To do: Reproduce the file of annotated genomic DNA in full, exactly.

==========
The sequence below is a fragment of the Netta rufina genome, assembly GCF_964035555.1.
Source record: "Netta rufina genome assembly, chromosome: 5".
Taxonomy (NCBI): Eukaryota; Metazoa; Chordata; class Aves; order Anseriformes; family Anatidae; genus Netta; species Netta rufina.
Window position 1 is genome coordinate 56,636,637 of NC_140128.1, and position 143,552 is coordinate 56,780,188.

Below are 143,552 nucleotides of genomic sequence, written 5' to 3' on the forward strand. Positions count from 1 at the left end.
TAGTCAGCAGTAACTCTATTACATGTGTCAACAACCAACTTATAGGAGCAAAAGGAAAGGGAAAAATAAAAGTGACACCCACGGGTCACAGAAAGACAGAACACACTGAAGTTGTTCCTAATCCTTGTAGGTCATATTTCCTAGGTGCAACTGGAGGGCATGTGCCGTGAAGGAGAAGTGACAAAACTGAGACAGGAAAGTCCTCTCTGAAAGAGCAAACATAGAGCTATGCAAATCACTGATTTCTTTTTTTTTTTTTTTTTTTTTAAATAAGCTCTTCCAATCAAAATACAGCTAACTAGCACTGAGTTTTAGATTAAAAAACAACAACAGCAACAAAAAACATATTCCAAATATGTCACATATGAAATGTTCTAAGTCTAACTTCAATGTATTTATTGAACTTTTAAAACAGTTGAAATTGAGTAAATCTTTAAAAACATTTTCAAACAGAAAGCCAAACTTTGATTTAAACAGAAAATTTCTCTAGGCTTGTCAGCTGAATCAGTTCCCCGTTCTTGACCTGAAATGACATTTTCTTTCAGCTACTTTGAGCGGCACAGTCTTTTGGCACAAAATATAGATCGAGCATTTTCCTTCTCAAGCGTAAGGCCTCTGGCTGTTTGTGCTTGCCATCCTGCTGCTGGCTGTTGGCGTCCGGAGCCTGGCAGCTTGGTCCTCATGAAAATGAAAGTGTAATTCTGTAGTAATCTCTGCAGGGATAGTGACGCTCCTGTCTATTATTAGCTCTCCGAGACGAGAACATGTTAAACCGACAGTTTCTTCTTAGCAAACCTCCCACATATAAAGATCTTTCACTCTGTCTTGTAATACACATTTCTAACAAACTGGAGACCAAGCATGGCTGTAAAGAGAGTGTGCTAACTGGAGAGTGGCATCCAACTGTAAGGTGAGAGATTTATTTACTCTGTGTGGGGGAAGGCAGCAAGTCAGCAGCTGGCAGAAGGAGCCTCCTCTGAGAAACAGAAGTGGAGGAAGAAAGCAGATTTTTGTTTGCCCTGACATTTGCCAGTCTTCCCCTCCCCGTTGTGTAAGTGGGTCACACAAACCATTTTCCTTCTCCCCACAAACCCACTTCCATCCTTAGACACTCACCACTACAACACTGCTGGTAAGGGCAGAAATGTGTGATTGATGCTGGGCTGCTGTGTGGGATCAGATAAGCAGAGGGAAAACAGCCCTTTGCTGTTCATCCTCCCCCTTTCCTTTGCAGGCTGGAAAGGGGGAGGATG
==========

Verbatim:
The sequence below is a fragment of the Netta rufina genome, assembly GCF_964035555.1.
Source record: "Netta rufina genome assembly, chromosome: 5".
Taxonomy (NCBI): Eukaryota; Metazoa; Chordata; class Aves; order Anseriformes; family Anatidae; genus Netta; species Netta rufina.
Window position 1 is genome coordinate 56,636,637 of NC_140128.1, and position 143,552 is coordinate 56,780,188.

Below are 143,552 nucleotides of genomic sequence, written 5' to 3' on the forward strand. Positions count from 1 at the left end.
TAGTCAGCAGTAACTCTATTACATGTGTCAACAACCAACTTATAGGAGCAAAAGGAAAGGGAAAAATAAAAGTGACACCCACGGGTCACAGAAAGACAGAACACACTGAAGTTGTTCCTAATCCTTGTAGGTCATATTTCCTAGGTGCAACTGGAGGGCATGTGCCGTGAAGGAGAAGTGACAAAACTGAGACAGGAAAGTCCTCTCTGAAAGAGCAAACATAGAGCTATGCAAATCACTGATTTCTTTTTTTTTTTTTTTTTTTTTAAATAAGCTCTTCCAATCAAAATACAGCTAACTAGCACTGAGTTTTAGATTAAAAAACAACAACAGCAACAAAAAACATATTCCAAATATGTCACATATGAAATGTTCTAAGTCTAACTTCAATGTATTTATTGAACTTTTAAAACAGTTGAAATTGAGTAAATCTTTAAAAACATTTTCAAACAGAAAGCCAAACTTTGATTTAAACAGAAAATTTCTCTAGGCTTGTCAGCTGAATCAGTTCCCCGTTCTTGACCTGAAATGACATTTTCTTTCAGCTACTTTGAGCGGCACAGTCTTTTGGCACAAAATATAGATCGAGCATTTTCCTTCTCAAGCGTAAGGCCTCTGGCTGTTTGTGCTTGCCATCCTGCTGCTGGCTGTTGGCGTCCGGAGCCTGGCAGCTTGGTCCTCATGAAAATGAAAGTGTAATTCTGTAGTAATCTCTGCAGGGATAGTGACGCTCCTGTCTATTATTAGCTCTCCGAGACGAGAACATGTTAAACCGACAGTTTCTTCTTAGCAAACCTCCCACATATAAAGATCTTTCACTCTGTCTTGTAATACACATTTCTAACAAACTGGAGACCAAGCATGGCTGTAAAGAGAGTGTGCTAACTGGAGAGTGGCATCCAACTGTAAGGTGAGAGATTTATTTACTCTGTGTGGGGGAAGGCAGCAAGTCAGCAGCTGGCAGAAGGAGCCTCCTCTGAGAAACAGAAGTGGAGGAAGAAAGCAGATTTTTGTTTGCCCTGACATTTGCCAGTCTTCCCCTCCCCGTTGTGTAAGTGGGTCACACAAACCATTTTCCTTCTCCCCACAAACCCACTTCCATCCTTAGACACTCACCACTACAACACTGCTGGTAAGGGCAGAAATGTGTGATTGATGCTGGGCTGCTGTGTGGGATCAGATAAGCAGAGGGAAAACAGCCCTTTGCTGTTCATCCTCCCCCTTTCCTTTGCAGGCTGGAAAGGGGGAGGATG